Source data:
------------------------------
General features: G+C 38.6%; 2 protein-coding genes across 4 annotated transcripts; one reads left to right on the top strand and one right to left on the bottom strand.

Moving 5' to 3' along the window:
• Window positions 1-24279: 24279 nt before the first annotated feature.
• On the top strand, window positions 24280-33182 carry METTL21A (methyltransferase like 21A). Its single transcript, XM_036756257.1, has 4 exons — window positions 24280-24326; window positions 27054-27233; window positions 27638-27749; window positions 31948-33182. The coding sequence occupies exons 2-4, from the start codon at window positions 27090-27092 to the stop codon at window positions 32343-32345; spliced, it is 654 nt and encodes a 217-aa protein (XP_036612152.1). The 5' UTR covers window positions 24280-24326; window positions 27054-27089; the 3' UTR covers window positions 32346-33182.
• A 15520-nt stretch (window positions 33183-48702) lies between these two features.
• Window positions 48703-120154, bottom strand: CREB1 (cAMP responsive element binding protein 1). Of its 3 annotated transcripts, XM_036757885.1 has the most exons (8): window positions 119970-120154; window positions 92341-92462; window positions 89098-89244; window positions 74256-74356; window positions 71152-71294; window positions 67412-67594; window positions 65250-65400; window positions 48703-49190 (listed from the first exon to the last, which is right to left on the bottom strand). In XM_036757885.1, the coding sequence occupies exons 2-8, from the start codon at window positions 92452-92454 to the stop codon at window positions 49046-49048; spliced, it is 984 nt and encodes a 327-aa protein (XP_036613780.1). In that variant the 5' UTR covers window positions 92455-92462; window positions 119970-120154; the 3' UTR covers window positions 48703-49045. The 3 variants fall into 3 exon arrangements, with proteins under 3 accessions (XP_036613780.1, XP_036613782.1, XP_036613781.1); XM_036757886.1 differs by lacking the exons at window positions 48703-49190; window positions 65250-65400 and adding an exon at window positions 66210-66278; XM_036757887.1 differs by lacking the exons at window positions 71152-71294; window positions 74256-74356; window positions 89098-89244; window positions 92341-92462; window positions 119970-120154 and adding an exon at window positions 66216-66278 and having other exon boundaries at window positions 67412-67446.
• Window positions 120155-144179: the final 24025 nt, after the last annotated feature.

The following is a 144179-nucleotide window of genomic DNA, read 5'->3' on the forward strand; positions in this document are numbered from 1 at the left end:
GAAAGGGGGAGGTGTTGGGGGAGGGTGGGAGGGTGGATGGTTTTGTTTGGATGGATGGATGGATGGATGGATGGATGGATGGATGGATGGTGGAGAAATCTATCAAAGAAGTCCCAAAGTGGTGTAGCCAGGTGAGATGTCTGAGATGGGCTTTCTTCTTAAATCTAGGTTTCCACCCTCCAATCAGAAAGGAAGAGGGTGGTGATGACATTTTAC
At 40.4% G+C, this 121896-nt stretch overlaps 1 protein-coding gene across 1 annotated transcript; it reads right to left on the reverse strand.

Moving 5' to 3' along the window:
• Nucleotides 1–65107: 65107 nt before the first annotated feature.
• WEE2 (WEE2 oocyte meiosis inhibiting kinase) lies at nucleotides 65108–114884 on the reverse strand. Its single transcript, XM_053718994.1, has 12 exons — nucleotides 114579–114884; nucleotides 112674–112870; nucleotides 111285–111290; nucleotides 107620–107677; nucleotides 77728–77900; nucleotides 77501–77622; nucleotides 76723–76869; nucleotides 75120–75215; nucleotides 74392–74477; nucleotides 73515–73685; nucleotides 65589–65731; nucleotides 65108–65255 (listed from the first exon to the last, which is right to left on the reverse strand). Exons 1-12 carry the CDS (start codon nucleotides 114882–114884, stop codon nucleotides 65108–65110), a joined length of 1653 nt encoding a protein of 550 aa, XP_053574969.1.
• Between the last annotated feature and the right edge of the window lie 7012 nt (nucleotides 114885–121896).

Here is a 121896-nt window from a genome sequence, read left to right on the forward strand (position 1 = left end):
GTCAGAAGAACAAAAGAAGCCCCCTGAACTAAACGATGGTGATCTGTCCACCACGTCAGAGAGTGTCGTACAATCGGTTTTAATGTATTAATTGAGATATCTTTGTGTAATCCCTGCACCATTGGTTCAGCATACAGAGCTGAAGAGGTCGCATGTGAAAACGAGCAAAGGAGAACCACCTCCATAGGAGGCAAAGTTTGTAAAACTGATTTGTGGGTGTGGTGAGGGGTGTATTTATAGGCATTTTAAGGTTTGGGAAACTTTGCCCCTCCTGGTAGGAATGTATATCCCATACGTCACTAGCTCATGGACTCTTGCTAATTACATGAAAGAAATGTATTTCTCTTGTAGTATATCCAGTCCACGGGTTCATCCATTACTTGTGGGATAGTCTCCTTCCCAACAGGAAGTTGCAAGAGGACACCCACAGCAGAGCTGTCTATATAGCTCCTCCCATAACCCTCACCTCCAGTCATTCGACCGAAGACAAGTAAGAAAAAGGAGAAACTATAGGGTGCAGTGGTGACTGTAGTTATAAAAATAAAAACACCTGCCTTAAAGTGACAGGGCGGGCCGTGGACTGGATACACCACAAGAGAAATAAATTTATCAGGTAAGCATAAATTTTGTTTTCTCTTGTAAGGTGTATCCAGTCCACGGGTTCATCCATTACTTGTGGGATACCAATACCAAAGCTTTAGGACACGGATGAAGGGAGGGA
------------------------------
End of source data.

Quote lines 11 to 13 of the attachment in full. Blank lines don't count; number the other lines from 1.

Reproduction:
Moving 5' to 3' along the window:
• Nucleotides 1–65107: 65107 nt before the first annotated feature.
• WEE2 (WEE2 oocyte meiosis inhibiting kinase) lies at nucleotides 65108–114884 on the reverse strand. Its single transcript, XM_053718994.1, has 12 exons — nucleotides 114579–114884; nucleotides 112674–112870; nucleotides 111285–111290; nucleotides 107620–107677; nucleotides 77728–77900; nucleotides 77501–77622; nucleotides 76723–76869; nucleotides 75120–75215; nucleotides 74392–74477; nucleotides 73515–73685; nucleotides 65589–65731; nucleotides 65108–65255 (listed from the first exon to the last, which is right to left on the reverse strand). Exons 1-12 carry the CDS (start codon nucleotides 114882–114884, stop codon nucleotides 65108–65110), a joined length of 1653 nt encoding a protein of 550 aa, XP_053574969.1.